Drummer Zaenker says that they’ve noticed that other bands seem to sometimes avoid repetition out of fear of monotony, perhaps, but end up missing out on the force of the effect.
“We’ve figured out ways to keep something repetitive but make it engaging,” she says.
One approach she takes on the drums is to vary the surfaces, even if she’s playing the same identical strokes and rhythms with her sticks, hitting cymbal bells instead toms will dramatically change the feel.
Zaenker and her bandmates seem to almost have a clinical precision when it comes to gauging the effectiveness of certain parts or textures or contrasts.
“If there’s a riff that we’re super stoked on, we’ll think, ‘Yes, the listener needs to hear that 16 times,’” she says.
And guitarist Yonki has a similar view with regard to mixing up the tone palette of his instrument. Listen, for example, at about the 4:45 mark in the song “The Forgiveness Machine” off of Caustic Casanova’s 2015 record Breaks. After some serious metal, there’s a moment where the song opens up and there’s a Nashville-style double-stop solo phrase on a Telecaster. It’s out of the blue, but awesome, and strangely ominous too.
“I really wanted twang,” says Yonki.
“We play the music that we want to hear,” he says, elaborating on the idea. “We want to hear country parts in stoner-metal songs. We want 12-minute space-rock two-hand tapping. We want all of that.”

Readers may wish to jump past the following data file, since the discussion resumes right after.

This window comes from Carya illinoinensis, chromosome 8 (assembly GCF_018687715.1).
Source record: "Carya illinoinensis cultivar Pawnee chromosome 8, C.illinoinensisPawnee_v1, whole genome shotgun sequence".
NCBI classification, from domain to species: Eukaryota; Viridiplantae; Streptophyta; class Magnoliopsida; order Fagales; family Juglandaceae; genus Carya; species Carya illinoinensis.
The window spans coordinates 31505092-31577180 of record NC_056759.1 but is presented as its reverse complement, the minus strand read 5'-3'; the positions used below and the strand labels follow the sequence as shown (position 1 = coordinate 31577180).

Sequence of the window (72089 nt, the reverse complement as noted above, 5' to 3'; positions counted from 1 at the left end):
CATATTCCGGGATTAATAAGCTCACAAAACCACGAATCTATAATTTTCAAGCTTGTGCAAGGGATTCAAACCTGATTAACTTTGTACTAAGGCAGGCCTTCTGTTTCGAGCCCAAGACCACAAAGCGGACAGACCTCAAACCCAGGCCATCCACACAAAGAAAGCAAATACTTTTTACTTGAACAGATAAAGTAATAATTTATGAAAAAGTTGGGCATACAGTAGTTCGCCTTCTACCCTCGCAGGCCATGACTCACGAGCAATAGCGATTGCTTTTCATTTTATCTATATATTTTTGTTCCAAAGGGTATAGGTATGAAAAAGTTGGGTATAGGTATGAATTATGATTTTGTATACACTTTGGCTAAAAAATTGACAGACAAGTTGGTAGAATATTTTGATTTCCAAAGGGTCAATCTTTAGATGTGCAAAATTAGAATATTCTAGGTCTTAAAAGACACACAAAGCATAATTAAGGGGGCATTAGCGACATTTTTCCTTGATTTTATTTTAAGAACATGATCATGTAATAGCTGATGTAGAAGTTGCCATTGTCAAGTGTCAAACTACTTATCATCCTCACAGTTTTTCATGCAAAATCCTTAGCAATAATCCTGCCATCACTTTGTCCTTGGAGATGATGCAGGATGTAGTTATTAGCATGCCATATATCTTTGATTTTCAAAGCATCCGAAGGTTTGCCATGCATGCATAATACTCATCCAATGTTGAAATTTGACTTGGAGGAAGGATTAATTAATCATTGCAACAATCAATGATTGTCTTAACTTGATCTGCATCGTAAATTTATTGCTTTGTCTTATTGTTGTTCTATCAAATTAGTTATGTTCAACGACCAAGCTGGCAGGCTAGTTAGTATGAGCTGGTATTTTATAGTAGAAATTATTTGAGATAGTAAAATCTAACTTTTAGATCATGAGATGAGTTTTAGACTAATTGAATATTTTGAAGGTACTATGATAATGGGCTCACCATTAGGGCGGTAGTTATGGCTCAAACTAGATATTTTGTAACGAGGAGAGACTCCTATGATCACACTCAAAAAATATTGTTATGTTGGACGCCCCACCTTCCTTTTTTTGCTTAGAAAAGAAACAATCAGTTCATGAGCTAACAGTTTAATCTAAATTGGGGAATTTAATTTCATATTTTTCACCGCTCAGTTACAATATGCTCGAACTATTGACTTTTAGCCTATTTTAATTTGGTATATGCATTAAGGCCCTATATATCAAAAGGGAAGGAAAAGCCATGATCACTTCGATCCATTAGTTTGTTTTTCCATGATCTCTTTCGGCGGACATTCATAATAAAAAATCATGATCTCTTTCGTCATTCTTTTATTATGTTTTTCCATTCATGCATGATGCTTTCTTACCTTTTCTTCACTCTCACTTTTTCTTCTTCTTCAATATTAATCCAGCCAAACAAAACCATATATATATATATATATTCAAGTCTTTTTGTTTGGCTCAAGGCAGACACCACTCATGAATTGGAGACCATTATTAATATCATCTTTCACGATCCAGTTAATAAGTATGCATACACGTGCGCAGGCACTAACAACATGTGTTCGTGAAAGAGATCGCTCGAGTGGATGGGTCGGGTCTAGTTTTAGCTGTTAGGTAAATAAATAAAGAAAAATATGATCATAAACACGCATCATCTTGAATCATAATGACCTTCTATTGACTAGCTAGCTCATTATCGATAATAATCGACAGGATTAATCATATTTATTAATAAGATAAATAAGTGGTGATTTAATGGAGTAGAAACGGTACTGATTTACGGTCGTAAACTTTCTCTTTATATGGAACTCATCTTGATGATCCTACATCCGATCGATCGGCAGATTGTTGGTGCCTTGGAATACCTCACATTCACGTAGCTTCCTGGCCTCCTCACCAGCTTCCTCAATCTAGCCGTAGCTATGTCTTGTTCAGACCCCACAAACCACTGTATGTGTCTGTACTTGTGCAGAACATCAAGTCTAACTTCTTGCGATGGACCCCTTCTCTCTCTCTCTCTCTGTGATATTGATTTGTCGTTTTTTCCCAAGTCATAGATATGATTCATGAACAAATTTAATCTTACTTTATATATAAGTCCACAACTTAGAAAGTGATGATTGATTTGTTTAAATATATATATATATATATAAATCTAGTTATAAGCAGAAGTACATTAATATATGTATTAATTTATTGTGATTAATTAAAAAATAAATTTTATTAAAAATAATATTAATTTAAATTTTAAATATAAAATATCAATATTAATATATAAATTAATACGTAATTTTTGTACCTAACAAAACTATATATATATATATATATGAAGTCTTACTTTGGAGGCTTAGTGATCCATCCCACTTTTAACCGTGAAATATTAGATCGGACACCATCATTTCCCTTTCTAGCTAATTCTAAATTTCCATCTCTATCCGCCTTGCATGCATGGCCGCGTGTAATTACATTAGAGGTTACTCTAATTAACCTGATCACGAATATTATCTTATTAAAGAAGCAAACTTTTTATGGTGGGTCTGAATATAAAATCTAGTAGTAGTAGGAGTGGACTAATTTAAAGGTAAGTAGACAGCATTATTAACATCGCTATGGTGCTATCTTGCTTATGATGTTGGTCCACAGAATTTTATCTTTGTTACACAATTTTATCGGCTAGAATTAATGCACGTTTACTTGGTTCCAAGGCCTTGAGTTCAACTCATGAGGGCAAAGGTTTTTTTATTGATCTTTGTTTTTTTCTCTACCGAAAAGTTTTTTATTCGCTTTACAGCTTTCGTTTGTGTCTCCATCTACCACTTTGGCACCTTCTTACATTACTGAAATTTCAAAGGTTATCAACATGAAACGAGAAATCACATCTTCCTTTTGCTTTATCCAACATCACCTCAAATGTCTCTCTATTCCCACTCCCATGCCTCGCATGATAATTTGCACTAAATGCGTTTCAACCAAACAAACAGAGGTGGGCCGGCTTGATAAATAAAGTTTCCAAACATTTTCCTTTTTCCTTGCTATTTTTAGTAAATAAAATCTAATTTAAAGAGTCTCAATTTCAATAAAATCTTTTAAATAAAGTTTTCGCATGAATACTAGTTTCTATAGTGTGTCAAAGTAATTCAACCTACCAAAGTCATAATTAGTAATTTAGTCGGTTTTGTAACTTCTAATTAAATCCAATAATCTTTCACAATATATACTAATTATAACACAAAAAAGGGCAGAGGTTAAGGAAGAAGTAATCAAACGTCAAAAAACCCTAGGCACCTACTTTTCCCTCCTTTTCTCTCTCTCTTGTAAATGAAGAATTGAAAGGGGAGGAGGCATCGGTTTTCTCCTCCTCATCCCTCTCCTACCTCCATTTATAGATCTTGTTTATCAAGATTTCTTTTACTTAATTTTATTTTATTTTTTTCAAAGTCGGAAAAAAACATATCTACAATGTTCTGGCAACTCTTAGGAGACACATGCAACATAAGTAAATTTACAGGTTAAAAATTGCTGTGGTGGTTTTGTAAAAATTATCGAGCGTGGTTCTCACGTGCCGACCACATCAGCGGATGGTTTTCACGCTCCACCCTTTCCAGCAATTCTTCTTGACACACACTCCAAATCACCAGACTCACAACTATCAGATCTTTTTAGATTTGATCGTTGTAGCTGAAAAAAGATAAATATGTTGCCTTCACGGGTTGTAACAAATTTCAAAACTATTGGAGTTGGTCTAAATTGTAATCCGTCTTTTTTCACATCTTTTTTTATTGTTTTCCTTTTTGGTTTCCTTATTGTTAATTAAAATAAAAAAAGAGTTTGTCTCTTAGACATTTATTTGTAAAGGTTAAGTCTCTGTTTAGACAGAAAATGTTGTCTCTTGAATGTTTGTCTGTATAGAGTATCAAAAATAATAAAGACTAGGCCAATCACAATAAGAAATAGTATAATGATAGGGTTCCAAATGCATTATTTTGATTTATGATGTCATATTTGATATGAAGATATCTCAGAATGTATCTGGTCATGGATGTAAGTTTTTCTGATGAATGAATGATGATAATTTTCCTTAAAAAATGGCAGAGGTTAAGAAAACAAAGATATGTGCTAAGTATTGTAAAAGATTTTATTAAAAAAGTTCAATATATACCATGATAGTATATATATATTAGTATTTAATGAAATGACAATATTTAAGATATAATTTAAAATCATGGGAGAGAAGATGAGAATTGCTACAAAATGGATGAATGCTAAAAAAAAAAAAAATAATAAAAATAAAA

The sensibility, to my ears, is defiant and punk rock, in that it’s about not being bound by a set of expectations or rules. The band doesn’t indulge in any whiplash stylistic mash-up just to be clever or show off their skills. There’s no reckless shoehorning of out-of-place parts for novelty’s sake. The variety makes its own organic sense within the context of the songs. A giddiness comes through in both the sense of possibility in the songs and in the titles and lyrics. (Song titles like “Squid Pro Quo” and “Titian Titillation” suggest a taste for absurdist puns and wordplay.) It’s nice that Caustic Casanova can make serious ambitious heavy music and still avoid the trap of humorlessness.
If there’s a lightness in the band’s attitude, Caustic Casanova still approach the business of playing shows and entertaining people with a sense of purpose.
“Play the songs properly — yeah — but there’s got to be more to it than that,” says Yonki. “There’s a lot of high energy antics going on on stage. What’s the point if you’re not going to just go nuts on stage? For me, playing live, there’s a lot of headbanging, throwing my back and my arms and my legs into what I’m doing. I’m playing the guitar with my whole body.”
When, on occasion, all of that effort doesn’t engage an audience, Yonki adopts a battlefield mentality from the stage.
“If the crowd is standing there looking bored, I kind of view it as a declaration of war.”
Wanna go? Caustic Casanova play New York Pizza, 337 Tate St., Greensboro, Thursday, Sept. 22, with Harrison Ford Mustang and The Kneads. http://www.nyp-gboro.com/